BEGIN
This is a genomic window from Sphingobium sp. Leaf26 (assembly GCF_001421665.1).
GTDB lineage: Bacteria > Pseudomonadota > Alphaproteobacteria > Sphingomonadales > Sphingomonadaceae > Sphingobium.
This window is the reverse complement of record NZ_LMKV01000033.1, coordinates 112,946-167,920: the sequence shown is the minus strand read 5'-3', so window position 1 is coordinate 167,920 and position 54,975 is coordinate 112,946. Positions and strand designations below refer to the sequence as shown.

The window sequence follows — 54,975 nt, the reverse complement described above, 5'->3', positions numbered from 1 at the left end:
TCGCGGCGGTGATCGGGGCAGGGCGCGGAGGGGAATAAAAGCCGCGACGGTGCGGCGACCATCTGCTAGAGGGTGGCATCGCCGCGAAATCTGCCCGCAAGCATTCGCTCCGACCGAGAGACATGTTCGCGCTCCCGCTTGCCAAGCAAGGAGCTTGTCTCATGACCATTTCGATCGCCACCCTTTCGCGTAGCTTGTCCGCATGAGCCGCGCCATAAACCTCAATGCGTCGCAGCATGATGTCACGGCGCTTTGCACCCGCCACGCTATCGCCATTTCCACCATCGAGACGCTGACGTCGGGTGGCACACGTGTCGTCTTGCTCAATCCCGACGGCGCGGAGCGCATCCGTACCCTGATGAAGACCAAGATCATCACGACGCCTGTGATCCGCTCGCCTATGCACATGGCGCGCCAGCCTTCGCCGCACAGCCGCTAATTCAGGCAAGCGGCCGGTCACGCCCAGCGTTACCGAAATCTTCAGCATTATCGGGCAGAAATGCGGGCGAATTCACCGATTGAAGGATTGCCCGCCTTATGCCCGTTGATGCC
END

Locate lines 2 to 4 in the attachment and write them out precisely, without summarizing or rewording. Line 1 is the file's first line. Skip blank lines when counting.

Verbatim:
GTDB lineage: Bacteria > Pseudomonadota > Alphaproteobacteria > Sphingomonadales > Sphingomonadaceae > Sphingobium.
This window is the reverse complement of record NZ_LMKV01000033.1, coordinates 112,946-167,920: the sequence shown is the minus strand read 5'-3', so window position 1 is coordinate 167,920 and position 54,975 is coordinate 112,946. Positions and strand designations below refer to the sequence as shown.

The window sequence follows — 54,975 nt, the reverse complement described above, 5'->3', positions numbered from 1 at the left end: